OAKLAND -- The private-public partnership that operates Lawrence Livermore Laboratory should pay five former employees at least $6 million for illegally laying them off during a more than 400 employee reduction action four years ago, an attorney argued in court Tuesday.
Couching a lawsuit filed by the former employees as a battle between local community values and heartless corporate actions, attorney Gary Gwilliam urged a jury to send a message against corporate greed.
"This finding is about what the community accepts," Gwilliam said. "Don't let them walk in here and trample on people like they did."
Gwilliam was making a closing argument in the first of what promises to be many wrongful termination cases against Lawrence Livermore National Security, a public-private partnership headed by the Bechtel Corp. and the University of California.
The lawsuit stems from a May 2009 action during which 430 employees of the laboratory were laid off as the lab dealt with a national recession and a change of focus away from nuclear weapons development.
While laboratory executives have argued that the layoffs were done to position the organization for the future and retain employees with the skills needed, 130 employees who lost their jobs in 2009 argued otherwise and said the layoffs were done to rid the company of higher-paid senior employees.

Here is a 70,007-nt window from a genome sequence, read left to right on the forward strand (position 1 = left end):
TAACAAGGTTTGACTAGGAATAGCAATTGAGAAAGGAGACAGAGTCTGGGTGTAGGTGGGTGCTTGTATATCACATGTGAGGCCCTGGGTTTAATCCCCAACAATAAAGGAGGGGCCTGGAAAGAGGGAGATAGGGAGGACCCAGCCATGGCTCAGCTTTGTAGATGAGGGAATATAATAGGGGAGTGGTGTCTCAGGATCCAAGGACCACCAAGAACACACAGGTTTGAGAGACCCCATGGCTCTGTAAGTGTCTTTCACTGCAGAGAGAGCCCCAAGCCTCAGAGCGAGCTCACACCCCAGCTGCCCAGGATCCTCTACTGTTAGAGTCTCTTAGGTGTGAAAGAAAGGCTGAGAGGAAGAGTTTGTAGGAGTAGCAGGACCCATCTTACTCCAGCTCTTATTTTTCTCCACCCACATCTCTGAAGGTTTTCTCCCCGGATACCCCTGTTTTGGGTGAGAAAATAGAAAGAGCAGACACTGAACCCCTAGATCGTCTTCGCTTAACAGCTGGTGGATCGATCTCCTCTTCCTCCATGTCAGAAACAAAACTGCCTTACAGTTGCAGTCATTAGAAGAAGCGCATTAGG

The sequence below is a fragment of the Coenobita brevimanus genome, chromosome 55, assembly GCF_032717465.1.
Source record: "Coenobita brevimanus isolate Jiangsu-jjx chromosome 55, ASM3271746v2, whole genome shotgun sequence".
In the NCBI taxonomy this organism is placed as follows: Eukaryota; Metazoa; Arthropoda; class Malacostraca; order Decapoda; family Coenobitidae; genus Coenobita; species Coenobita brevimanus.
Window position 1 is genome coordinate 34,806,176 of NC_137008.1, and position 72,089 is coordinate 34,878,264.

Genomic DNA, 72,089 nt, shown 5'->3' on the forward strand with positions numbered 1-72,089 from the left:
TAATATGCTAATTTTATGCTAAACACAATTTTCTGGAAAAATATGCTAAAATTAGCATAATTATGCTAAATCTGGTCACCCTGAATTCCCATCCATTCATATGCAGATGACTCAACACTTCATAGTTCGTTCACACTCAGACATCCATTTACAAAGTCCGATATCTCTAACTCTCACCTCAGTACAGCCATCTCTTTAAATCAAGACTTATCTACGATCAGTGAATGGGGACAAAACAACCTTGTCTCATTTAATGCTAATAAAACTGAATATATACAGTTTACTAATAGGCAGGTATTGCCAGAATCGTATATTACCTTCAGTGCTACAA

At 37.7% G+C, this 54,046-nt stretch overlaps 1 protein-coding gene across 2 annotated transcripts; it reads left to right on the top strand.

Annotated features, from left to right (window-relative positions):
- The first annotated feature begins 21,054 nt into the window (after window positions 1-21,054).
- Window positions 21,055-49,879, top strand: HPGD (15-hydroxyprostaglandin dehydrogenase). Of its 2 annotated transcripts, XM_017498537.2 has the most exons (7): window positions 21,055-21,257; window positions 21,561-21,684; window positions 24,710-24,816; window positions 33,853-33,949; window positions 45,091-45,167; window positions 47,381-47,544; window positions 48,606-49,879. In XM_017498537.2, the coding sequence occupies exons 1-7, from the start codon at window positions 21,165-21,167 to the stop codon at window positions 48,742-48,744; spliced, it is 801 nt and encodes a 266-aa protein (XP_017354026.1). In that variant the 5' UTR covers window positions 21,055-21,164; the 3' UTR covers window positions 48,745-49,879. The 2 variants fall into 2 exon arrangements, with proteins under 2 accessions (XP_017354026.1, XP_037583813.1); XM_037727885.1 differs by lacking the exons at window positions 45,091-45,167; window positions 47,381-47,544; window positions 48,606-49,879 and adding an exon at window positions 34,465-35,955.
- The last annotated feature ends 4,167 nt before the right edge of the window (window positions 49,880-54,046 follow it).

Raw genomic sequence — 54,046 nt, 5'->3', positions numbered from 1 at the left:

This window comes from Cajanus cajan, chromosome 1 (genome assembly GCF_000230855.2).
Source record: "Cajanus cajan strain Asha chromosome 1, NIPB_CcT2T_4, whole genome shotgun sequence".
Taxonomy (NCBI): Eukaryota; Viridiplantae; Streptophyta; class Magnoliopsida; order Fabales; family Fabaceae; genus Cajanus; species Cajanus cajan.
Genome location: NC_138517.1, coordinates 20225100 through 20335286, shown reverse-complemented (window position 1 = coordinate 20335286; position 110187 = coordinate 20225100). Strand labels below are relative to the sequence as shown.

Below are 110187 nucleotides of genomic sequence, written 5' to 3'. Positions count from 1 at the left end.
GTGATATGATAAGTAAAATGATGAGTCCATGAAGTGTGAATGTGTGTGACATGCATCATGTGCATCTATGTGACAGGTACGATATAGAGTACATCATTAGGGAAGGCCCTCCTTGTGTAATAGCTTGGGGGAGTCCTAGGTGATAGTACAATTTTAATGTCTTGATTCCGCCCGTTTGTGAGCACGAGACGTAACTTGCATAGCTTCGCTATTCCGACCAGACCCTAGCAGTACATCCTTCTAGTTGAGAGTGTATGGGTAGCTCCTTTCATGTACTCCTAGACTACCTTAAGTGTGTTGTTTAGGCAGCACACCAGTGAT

In an effort to keep the case manageable, an Alameda Superior Court judge ruled earlier that employees' cases would be split up. On Tuesday, the first five employees to have their trial before a jury -- James Torrice, 60; Marian Barraza, 61; Elaine Andrews, 66; Mario Jimenez, 57; and Greg Olsen, 63 -- watched closing arguments.
The employees claim Lawrence Livermore National Security breached a contract and wrongfully terminated them because of their age.
In making their argument, the employees pointed out that the average age of the 130 people laid off was 54 and that other employees with less seniority kept their jobs.
Gwilliam said the five employees should be paid more than $3 million for lost and future wages and that Andrews should receive an additional $3 million because she was fired, he argued, after filing a sexual harassment lawsuit against the lab years before the layoffs.
But an attorney representing Lawrence Livermore National Security said there was never a guarantee that employees would be laid off in reverse order of seniority. And the attorney insisted those who were laid off lost their jobs because¿ their skills were no longer needed.
"No one took any pleasure in laying off people; it was a terrible day for everyone," said Patrica Gillette, the attorney representing the lab. "In order to insure the future of the lab, they had to have the right mix of people going forward."
Closing arguments continue Wednesday.